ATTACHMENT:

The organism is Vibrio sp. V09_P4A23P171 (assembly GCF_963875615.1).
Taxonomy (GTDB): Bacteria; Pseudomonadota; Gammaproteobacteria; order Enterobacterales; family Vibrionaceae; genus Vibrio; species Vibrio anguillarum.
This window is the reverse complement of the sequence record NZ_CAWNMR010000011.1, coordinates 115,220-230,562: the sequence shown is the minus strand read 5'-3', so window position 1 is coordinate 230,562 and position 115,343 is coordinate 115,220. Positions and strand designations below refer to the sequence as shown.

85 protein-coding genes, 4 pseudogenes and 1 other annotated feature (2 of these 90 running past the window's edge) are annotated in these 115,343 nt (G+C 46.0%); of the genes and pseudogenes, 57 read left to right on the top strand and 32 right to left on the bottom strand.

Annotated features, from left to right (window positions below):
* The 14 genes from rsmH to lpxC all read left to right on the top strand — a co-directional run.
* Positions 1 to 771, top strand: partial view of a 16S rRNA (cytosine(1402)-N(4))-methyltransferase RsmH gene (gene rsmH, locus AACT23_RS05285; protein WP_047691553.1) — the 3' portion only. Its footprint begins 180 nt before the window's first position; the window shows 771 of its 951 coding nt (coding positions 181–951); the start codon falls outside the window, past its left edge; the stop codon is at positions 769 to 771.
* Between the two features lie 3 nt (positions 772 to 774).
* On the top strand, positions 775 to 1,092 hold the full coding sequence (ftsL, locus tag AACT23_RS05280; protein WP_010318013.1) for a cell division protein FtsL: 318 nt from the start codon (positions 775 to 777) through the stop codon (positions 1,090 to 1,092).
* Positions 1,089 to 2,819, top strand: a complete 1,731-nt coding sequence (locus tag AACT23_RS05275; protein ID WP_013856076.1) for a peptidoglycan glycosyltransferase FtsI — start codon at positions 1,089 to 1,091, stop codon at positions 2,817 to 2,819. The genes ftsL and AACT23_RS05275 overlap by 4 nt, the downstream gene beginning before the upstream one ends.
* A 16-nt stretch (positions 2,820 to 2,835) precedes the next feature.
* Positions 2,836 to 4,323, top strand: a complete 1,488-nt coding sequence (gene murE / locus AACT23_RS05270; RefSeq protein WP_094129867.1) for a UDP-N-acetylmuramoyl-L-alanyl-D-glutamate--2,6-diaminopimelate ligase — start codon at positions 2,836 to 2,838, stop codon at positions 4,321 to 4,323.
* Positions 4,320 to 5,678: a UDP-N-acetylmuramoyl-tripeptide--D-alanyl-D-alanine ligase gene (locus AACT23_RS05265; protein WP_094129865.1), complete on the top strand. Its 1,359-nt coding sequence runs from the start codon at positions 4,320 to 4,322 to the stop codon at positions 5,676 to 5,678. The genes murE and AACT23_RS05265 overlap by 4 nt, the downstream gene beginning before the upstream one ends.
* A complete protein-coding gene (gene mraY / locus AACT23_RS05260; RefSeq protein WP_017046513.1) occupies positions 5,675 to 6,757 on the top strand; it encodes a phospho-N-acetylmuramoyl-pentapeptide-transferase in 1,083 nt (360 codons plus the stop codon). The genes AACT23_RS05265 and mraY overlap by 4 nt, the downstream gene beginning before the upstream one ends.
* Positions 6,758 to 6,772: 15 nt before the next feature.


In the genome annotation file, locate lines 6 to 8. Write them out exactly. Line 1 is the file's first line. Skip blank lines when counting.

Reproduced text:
* The 14 genes from rsmH to lpxC all read left to right on the top strand — a co-directional run.
* Positions 1 to 771, top strand: partial view of a 16S rRNA (cytosine(1402)-N(4))-methyltransferase RsmH gene (gene rsmH, locus AACT23_RS05285; protein WP_047691553.1) — the 3' portion only. Its footprint begins 180 nt before the window's first position; the window shows 771 of its 951 coding nt (coding positions 181–951); the start codon falls outside the window, past its left edge; the stop codon is at positions 769 to 771.
* Between the two features lie 3 nt (positions 772 to 774).